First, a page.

Genetically engineered tetravalent single-chain Fv of the pancarcinoma monoclonal antibody CC49: Improved biodistribution and potential for therapeutic application

A. Goel, D. Colcher, J. Baranowska-Kortylewiez, S. Augustine, B. J.M. Booth, G. Pavlinkova, S. K. Batra

Research output: Contribution to journalArticle

102 Scopus citations

Abstract

Failure of radiolabeled monoclonal antibodies (MAbs) in the treatment of solid tumors, for the most part, is a result of undesirable pharmacokinetics that lead to significant radiation exposure of normal tissues and an inadequate delivery of radiation doses to tumors. Using genetic engineering, antitumor MAbs can be optimized for desirable clinical applications. In the present study, we report the generation of a tetravalent single-chain Fv {[sc(Fv)2]2} of the murine MAb CC49 that recognizes the tumor-associated glycoprotein, TAG-72. [Sc(Fv)2]2 was expressed as a secreted soluble protein in Pichia pastoris under the regulation of alcohol oxidase 1 promoter. The in vitro binding properties of the tetravalent construct were analyzed by solid-phase RIA and surface plasmon resonance studies using BIAcore. The binding affinity constant (KA) for the [sc(Fv)2]2 and CC49 IgG were similar, i.e., 1.02 × 108 M-l and 1.14 × l08 M-1, respectively, and were 4-fold higher than its divalent scFv [sc(Fv)2; 2.75 × 107 M-1. At 6 h postadministration, the percentage of injected dose accumulated/g of LS-174T colon carcinoma xenografts was 21.3 ± 1.3, 9.8 ± 1.3, and 17.3 ± 1.1 for radioiodinated [sc(Fv)2]2, sc(Fv)2, and IgG, respectively. Pharmacokinetic analysis of blood clearance studies showed the elimination half-life for [sc(Fv)2]2, sc(Fv)2, and IgG as 170, 80, and 330 min, respectively. The gain in avidity resulting from multivalency along with an improved biological half-life makes the tetravalent construct an important reagent for cancer therapy and diagnosis in MAb-based radiopharmaceuticals.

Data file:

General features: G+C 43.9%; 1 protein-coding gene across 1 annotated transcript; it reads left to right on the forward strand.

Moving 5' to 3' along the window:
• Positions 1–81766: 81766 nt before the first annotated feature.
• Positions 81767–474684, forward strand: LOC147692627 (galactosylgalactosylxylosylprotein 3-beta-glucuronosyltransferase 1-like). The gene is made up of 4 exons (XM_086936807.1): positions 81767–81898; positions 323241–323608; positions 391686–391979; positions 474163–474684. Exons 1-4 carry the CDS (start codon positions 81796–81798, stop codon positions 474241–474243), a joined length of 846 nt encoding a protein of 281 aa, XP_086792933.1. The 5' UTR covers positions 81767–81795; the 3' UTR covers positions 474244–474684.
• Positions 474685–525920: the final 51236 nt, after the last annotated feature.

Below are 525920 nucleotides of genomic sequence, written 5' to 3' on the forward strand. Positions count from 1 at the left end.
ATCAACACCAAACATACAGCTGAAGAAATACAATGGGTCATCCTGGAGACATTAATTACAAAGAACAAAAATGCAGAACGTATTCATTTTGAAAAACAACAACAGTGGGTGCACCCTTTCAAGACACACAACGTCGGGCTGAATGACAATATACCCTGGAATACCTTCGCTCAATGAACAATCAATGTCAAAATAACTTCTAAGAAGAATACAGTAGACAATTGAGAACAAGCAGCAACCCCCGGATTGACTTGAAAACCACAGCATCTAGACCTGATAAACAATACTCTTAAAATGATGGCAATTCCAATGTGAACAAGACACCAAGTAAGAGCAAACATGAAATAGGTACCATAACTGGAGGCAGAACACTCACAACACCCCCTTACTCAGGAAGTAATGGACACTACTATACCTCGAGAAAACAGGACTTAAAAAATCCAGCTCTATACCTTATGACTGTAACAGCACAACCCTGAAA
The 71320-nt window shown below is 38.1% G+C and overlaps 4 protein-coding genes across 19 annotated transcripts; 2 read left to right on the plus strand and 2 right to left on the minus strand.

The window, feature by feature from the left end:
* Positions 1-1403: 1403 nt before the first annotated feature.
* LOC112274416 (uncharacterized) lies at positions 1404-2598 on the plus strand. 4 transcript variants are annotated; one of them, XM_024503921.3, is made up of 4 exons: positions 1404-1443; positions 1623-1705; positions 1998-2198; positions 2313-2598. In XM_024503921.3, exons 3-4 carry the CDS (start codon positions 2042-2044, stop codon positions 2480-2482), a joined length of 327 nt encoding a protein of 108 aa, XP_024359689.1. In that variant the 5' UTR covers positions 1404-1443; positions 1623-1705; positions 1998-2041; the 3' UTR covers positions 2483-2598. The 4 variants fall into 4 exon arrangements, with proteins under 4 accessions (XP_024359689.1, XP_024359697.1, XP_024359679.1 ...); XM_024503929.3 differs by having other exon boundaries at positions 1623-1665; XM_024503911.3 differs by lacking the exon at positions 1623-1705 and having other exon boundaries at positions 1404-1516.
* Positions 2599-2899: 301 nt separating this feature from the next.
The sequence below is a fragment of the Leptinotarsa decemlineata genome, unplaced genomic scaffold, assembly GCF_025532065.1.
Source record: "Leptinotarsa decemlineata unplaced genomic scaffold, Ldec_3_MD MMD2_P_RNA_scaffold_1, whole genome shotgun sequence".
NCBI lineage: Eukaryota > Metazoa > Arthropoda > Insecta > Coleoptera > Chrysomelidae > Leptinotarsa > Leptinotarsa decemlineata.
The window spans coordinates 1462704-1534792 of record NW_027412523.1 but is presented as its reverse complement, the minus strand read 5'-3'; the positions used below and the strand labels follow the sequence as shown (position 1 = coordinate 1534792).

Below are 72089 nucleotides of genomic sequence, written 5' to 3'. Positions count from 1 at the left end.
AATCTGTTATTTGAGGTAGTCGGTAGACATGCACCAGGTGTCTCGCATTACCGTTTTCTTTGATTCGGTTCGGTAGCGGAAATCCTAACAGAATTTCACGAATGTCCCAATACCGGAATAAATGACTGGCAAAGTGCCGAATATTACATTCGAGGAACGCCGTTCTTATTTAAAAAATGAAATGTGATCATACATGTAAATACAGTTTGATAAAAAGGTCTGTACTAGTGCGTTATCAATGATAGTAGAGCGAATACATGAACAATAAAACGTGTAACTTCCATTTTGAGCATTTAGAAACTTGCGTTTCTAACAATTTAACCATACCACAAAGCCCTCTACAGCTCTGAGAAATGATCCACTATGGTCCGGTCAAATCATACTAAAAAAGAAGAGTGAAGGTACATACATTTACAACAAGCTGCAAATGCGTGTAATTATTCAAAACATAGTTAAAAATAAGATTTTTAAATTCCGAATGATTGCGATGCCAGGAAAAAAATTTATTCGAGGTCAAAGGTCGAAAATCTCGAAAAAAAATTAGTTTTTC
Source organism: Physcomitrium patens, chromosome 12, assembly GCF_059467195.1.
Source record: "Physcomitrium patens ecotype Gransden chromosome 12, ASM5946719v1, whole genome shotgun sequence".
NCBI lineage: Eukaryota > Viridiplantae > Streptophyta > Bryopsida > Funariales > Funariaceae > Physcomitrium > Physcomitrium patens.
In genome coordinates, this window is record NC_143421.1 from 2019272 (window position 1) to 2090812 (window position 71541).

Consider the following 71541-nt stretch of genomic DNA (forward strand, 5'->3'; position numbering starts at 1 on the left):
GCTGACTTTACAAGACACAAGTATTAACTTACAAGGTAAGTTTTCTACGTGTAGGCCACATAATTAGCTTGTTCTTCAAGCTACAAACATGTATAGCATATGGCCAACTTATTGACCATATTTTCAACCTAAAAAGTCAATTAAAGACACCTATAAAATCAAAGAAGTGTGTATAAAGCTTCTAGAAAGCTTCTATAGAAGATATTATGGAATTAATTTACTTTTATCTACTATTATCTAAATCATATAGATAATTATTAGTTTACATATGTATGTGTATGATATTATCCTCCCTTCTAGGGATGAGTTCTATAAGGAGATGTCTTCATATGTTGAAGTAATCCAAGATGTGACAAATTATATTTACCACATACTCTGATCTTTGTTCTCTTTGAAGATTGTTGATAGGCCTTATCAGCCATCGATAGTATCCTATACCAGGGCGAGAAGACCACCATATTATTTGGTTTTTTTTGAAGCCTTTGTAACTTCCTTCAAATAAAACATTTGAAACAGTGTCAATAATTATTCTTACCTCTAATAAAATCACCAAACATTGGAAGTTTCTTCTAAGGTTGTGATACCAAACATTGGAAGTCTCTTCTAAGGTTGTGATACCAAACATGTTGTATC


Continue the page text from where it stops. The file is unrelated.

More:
Original languageEnglish (US)
Pages (from-to)6964-6971
Number of pages8
JournalCancer Research
Volume60
Issue number24
StatePublished - Dec 15 2000

ASJC Scopus subject areas

  • Oncology
  • Cancer Research

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